Bristol Blenheim Mk. I/IF
by John C. Valo
Classic Airframes strikes again, thankfully filling another hole in the collections of British bomber enthusiasts with the release of their 1/48 scale Blenheim Mk.I/IF.
I was lucky enough to procure one of the first kits 'off the line' and built it up for the CA booth at the IPMS/USA Nationals in Dallas.
The kit was assembled basically out of the box, with a few additions as noted below. It is molded in the standard CA light grey, soft plastic we are all used to, with delicate scribed panel lines. This kit is the first CA kit to feature injection-molded clear parts, and they are very well done. Resin parts are provided for the cockpit, turret, engines and wheel wells. Decals are provided for two versions, one Mk.1 bomber and one Mk.1F fighter. Overall, this is a nice fitting kit, with only a couple of areas of concern.
The resin cockpit parts are very nicely done, and look quite convincing when painted.
I attached the cockpit walls to the fuselage sides, and used the assembled halves of the nose glazing to keep them in alignment as the glue set up.
The nose glazing fits nicely, but once again, take your time and fit the parts carefully. I needed to sand the upper glazing/hatch just a bit to fit the contours of the fuselage tightly. The turret assembly is a quick build, and drops into the fuselage with its decking part.
The resin wheel wells are beautifully molded, but a very substantial amount of the resin pour stub has to be removed before installation. I used a motor tool to carefully grind away the excess, and refined the contours with a sanding stick. This gets to be a bit delicate, as the roof of the well needs to be sanded almost paper thin. Just take your time, as this is the only real bugger of this kit, and it only gets better from that point! (Click the thumbnail to the right to enlarge)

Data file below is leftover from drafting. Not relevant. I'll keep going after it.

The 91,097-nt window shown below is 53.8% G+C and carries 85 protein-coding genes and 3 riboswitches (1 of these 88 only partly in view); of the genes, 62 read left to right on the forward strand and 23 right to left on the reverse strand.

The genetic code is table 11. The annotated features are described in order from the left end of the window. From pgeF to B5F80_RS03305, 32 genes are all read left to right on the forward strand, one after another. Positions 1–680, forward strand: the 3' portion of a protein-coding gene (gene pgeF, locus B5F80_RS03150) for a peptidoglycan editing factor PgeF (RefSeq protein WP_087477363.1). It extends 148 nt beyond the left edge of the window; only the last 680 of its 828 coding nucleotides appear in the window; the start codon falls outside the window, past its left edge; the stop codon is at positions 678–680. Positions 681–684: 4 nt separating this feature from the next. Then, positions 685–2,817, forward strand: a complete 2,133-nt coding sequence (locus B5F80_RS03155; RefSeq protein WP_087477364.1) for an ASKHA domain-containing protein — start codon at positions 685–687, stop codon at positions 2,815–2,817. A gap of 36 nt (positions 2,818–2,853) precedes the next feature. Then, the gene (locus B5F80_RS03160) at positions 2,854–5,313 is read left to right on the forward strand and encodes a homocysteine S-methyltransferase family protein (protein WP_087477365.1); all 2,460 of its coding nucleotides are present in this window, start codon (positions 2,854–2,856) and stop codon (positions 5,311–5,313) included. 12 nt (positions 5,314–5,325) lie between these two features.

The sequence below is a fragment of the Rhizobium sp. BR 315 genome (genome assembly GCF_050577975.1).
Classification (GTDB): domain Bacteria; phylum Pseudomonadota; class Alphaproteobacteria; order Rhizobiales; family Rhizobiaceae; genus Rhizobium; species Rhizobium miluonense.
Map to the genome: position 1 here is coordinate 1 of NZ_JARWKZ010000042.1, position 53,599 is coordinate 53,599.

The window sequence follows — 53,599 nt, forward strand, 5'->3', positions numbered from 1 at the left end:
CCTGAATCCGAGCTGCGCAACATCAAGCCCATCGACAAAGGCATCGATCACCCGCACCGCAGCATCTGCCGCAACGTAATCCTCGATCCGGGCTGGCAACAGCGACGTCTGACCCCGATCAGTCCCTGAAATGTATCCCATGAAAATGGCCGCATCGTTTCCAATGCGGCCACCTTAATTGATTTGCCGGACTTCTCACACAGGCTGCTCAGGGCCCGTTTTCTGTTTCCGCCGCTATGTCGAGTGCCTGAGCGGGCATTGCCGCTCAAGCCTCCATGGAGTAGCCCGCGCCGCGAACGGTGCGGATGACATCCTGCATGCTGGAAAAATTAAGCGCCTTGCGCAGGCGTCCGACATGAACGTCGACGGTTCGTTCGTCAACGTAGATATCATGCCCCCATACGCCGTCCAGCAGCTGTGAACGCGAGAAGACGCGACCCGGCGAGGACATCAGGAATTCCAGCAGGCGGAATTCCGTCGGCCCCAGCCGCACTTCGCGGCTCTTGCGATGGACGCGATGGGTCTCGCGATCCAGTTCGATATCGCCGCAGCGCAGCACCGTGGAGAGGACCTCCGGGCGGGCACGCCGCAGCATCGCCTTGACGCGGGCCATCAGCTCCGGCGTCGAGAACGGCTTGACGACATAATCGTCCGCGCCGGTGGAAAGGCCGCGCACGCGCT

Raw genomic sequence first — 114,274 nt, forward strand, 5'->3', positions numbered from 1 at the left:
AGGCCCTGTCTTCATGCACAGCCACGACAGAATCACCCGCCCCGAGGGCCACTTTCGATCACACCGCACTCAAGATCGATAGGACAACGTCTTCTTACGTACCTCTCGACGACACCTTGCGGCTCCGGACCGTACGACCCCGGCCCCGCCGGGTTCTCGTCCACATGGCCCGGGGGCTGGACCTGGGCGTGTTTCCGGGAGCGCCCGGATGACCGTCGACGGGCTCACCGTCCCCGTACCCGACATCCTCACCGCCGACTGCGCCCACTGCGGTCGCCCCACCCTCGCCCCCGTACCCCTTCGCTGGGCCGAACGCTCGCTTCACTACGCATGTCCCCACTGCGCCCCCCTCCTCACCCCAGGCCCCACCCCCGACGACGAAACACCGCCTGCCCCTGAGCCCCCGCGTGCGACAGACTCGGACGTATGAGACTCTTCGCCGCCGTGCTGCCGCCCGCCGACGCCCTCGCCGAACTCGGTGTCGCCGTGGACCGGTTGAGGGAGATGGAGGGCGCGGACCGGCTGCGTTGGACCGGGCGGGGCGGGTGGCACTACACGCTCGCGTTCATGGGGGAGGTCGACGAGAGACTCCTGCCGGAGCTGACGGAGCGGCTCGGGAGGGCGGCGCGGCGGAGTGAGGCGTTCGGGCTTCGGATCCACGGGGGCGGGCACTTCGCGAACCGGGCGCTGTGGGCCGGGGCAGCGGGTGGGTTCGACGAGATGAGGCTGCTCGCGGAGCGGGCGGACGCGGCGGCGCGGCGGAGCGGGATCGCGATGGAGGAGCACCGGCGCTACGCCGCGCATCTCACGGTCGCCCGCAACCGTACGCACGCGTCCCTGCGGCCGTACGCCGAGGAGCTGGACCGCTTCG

I decided to assemble my gear strut/wheel well assemblies before installing them in the lower wing. The struts gave me a reference to align the wells perpendicular to the wing. After the wings were assembled, I used toothbrush handles to make the leading edge landing light and navigation lights.
The wings fit into recesses in the fuselage, and this provides a strong, clean joint.
The only other areas of concern were the fuselage-mating edges of the horizontal stabilizers. As molded, the stabilizers sweep back enough to look odd. The quick correction is to sand the mating edge angle slightly, so that when the stabilizers are attached to the fuselage fillets the elevator hinge line is perpendicular to the line of flight.
The balance of assembly goes quickly and easily.
I painted the Blenheim with Polly-Scale paints. The kit decals went on flawlessly.
Overall I give this kit high marks. Highly recommended to anyone who isn't afraid to sand and fit a part or two!
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image full size.
Model, Text and Images Copyright © 2000 by John